Here's what investors are selling this year

by Tom Bailey from interactive investor |

According to trade body figures, funds saw a big net negative outflow at the start of this year.

For the fourth consecutive month, the amount of money withdrawn from investment funds has dwarfed the amount of new money being invested, according to Investment Association's (IA) latest figures.

According to the trade body's latest figures for January 2019, funds saw a net negative outflow (the amount withdrawn minus the amount invested) of £859 million.

This continues a streak of net negative outflows seen since October 2018, suggesting investors remain mostly bearish in their outlook for markets.

A total of £135 million was withdrawn from UK equity funds. This marked an improvement compared to previous months, but UK equities remain one of the worst hit equity sectors.

At the same time, net withdrawals from UK corporate bond funds stood at £491 million, the highest level since in over three years.

Both withdrawals suggest investors are still concerned over the consequences of Brexit as well as recent data suggesting the UK economy has started to slow

Also among the worst for outflows was European equities. A net total of £450 million exited the sector. One analyst notes, this was "the highest level since the 'Leave' vote in 2016."

Weighing on investors' minds was likely recent weak economic data from Germany and other major European economies as well as ongoing concerns about the US/China trade war.

However, any concerns over the trade war didn't extend to Japan, which is traditionally an economy sensitive to the strength of the global economy and trade.

Japanese equity funds saw net inflows totalling £146 million, making it the best-selling region for the month.

North American equity funds also saw strong inflows, at £134 million.

Mixed Asset's also saw strong inflows, with inflows of £367 million, making it the strongest asset class in January. According to Chris Cummings, chief executive of the IA, this was likely the result of investors hoping to "spread their risk."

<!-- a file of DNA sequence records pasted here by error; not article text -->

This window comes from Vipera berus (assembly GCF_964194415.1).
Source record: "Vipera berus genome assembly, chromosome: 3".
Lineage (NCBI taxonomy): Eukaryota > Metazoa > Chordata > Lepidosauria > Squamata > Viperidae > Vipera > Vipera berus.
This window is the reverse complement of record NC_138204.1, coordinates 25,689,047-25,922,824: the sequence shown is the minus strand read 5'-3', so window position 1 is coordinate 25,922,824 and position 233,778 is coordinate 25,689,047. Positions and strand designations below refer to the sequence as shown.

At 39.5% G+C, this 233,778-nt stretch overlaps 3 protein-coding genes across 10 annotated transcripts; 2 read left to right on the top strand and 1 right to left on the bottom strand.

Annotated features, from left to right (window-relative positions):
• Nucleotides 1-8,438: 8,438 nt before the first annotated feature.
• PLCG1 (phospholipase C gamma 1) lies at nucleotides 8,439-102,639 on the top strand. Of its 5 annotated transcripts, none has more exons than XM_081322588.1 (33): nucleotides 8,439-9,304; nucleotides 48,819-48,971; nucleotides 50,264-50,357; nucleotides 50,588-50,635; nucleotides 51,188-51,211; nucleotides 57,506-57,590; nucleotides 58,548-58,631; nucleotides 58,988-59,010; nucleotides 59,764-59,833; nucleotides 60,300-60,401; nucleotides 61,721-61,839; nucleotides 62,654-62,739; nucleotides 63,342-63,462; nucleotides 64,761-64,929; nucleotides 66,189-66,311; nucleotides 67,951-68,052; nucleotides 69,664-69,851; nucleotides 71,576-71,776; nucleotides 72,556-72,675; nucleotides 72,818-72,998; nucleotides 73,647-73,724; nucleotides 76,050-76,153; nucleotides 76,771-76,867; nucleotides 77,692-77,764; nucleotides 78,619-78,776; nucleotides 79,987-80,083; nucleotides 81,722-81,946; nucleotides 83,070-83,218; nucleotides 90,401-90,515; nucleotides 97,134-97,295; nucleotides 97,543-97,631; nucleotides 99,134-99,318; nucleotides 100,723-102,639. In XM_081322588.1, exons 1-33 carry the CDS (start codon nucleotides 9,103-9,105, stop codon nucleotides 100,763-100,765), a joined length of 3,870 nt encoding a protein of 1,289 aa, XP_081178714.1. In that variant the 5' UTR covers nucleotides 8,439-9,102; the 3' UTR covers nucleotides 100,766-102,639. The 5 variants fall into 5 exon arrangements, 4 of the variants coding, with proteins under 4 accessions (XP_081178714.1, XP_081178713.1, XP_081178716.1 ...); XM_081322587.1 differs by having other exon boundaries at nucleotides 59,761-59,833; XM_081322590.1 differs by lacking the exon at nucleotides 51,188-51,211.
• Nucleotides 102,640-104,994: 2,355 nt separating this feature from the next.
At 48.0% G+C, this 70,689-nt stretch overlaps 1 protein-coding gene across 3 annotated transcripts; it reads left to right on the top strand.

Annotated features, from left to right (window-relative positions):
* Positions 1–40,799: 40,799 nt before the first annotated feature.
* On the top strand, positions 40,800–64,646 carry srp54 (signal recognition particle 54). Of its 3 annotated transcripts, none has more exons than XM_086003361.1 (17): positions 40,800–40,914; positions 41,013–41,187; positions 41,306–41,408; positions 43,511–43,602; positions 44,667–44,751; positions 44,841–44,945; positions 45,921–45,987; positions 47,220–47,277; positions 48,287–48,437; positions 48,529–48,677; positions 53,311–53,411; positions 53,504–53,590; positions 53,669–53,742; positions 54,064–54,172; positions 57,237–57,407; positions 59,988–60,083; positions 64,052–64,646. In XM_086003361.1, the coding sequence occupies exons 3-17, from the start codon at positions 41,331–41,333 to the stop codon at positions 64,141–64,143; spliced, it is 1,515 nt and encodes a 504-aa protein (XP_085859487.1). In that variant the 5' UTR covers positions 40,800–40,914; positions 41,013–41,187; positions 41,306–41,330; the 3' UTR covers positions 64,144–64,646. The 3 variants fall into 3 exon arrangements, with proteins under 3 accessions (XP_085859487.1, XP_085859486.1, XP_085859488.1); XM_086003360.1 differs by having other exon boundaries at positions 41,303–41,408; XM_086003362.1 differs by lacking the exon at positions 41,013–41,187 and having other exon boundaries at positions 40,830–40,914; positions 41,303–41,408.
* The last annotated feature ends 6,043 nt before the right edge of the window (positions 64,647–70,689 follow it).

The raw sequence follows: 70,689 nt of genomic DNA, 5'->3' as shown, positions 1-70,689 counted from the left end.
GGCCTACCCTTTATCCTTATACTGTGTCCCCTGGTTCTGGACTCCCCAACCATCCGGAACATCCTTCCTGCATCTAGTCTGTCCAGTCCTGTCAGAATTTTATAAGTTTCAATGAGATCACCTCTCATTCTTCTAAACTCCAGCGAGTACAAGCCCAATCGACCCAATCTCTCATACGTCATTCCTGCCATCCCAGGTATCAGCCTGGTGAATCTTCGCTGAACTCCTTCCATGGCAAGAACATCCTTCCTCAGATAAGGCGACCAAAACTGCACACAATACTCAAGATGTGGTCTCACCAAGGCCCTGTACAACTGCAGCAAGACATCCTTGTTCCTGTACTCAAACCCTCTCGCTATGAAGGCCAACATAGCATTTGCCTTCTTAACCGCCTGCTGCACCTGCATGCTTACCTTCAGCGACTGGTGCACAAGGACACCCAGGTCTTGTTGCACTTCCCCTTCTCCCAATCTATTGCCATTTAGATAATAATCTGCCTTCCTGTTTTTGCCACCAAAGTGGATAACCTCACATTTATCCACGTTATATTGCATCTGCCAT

Tracker funds continued to see positive inflows, with their overall share of industry funds under management now standing at 15.7%.

This article was originally published in our sister magazine Money Observer. Click here to subscribe.

These articles are provided for information purposes only. Occasionally, an opinion about whether to buy or sell a specific investment may be provided by third parties. The content is not intended to be a personal recommendation to buy or sell any financial instrument or product, or to adopt any investment strategy as it is not provided based on an assessment of your investing knowledge and experience, your financial situation or your investment objectives. The value of your investments, and the income derived from them, may go down as well as up. You may not get back all the money that you invest. The investments referred to in this article may not be suitable for all investors, and if in doubt, an investor should seek advice from a qualified investment adviser.

Full performance can be found on the company or index summary page on the interactive investor website. Simply click on the company's or index name highlighted in the article.

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